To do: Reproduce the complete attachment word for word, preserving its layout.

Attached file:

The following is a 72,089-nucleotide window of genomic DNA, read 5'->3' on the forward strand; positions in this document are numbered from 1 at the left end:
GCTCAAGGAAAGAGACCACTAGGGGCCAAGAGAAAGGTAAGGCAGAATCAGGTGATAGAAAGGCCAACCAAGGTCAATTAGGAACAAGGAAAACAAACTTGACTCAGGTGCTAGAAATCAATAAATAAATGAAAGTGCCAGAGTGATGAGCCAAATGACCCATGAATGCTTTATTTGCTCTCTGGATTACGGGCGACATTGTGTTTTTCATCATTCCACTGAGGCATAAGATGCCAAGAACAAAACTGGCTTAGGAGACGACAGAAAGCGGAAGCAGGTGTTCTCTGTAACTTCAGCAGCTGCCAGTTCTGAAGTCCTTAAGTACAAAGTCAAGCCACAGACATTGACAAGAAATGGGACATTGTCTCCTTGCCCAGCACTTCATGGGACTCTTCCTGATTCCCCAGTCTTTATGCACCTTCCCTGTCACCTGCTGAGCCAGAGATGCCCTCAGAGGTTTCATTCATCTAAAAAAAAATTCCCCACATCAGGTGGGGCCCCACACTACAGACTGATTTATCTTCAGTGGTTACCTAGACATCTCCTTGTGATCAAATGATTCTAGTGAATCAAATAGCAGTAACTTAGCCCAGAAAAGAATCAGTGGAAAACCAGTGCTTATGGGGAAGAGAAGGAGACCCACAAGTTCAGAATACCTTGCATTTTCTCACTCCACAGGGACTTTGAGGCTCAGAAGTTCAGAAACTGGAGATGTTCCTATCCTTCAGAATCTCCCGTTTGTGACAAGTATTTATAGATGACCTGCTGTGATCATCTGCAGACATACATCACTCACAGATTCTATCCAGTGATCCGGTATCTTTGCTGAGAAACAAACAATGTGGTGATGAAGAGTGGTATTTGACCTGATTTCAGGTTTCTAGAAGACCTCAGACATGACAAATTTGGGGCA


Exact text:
The following is a 72,089-nucleotide window of genomic DNA, read 5'->3' on the forward strand; positions in this document are numbered from 1 at the left end:
GCTCAAGGAAAGAGACCACTAGGGGCCAAGAGAAAGGTAAGGCAGAATCAGGTGATAGAAAGGCCAACCAAGGTCAATTAGGAACAAGGAAAACAAACTTGACTCAGGTGCTAGAAATCAATAAATAAATGAAAGTGCCAGAGTGATGAGCCAAATGACCCATGAATGCTTTATTTGCTCTCTGGATTACGGGCGACATTGTGTTTTTCATCATTCCACTGAGGCATAAGATGCCAAGAACAAAACTGGCTTAGGAGACGACAGAAAGCGGAAGCAGGTGTTCTCTGTAACTTCAGCAGCTGCCAGTTCTGAAGTCCTTAAGTACAAAGTCAAGCCACAGACATTGACAAGAAATGGGACATTGTCTCCTTGCCCAGCACTTCATGGGACTCTTCCTGATTCCCCAGTCTTTATGCACCTTCCCTGTCACCTGCTGAGCCAGAGATGCCCTCAGAGGTTTCATTCATCTAAAAAAAAATTCCCCACATCAGGTGGGGCCCCACACTACAGACTGATTTATCTTCAGTGGTTACCTAGACATCTCCTTGTGATCAAATGATTCTAGTGAATCAAATAGCAGTAACTTAGCCCAGAAAAGAATCAGTGGAAAACCAGTGCTTATGGGGAAGAGAAGGAGACCCACAAGTTCAGAATACCTTGCATTTTCTCACTCCACAGGGACTTTGAGGCTCAGAAGTTCAGAAACTGGAGATGTTCCTATCCTTCAGAATCTCCCGTTTGTGACAAGTATTTATAGATGACCTGCTGTGATCATCTGCAGACATACATCACTCACAGATTCTATCCAGTGATCCGGTATCTTTGCTGAGAAACAAACAATGTGGTGATGAAGAGTGGTATTTGACCTGATTTCAGGTTTCTAGAAGACCTCAGACATGACAAATTTGGGGCA